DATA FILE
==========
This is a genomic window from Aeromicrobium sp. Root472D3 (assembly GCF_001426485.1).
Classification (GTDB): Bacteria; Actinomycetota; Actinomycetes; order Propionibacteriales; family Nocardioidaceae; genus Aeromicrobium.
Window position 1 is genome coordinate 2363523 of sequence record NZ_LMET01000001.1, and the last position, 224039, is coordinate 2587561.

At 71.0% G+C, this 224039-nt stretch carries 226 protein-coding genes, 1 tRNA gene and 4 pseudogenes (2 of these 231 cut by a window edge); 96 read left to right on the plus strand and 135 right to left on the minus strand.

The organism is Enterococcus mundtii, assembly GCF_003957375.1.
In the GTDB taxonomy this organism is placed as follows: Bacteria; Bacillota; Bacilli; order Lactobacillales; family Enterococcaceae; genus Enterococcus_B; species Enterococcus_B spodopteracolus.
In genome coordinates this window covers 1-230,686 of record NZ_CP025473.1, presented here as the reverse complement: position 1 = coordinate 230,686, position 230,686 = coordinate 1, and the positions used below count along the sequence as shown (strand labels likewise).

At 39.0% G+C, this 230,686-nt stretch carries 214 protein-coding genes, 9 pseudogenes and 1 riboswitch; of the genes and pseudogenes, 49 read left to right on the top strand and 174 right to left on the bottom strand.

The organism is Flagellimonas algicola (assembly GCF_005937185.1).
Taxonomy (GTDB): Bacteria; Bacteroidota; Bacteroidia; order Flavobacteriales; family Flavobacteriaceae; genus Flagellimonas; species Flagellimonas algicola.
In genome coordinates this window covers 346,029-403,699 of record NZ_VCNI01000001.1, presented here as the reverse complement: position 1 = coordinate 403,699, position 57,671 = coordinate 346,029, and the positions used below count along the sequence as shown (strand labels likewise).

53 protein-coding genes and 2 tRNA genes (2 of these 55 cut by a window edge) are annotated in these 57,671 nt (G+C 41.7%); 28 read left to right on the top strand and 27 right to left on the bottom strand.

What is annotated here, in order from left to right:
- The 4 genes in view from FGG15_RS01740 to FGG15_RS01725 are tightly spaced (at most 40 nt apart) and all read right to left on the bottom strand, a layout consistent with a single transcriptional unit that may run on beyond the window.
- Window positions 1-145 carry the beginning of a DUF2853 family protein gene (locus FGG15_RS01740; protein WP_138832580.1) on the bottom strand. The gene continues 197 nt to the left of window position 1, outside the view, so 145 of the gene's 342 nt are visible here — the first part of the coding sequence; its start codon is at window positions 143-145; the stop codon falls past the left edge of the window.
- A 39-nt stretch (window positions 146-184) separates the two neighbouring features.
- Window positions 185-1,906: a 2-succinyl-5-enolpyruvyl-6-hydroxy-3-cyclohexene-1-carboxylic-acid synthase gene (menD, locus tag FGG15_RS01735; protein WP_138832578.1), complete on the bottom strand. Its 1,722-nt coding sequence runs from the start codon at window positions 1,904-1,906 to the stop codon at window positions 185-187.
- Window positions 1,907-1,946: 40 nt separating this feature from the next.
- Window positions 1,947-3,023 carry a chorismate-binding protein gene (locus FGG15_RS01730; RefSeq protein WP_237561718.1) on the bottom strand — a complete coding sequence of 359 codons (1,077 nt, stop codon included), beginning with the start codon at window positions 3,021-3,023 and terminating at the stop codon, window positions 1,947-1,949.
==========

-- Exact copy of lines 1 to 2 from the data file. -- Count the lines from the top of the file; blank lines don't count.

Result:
This is a genomic window from Aeromicrobium sp. Root472D3 (assembly GCF_001426485.1).
Classification (GTDB): Bacteria; Actinomycetota; Actinomycetes; order Propionibacteriales; family Nocardioidaceae; genus Aeromicrobium.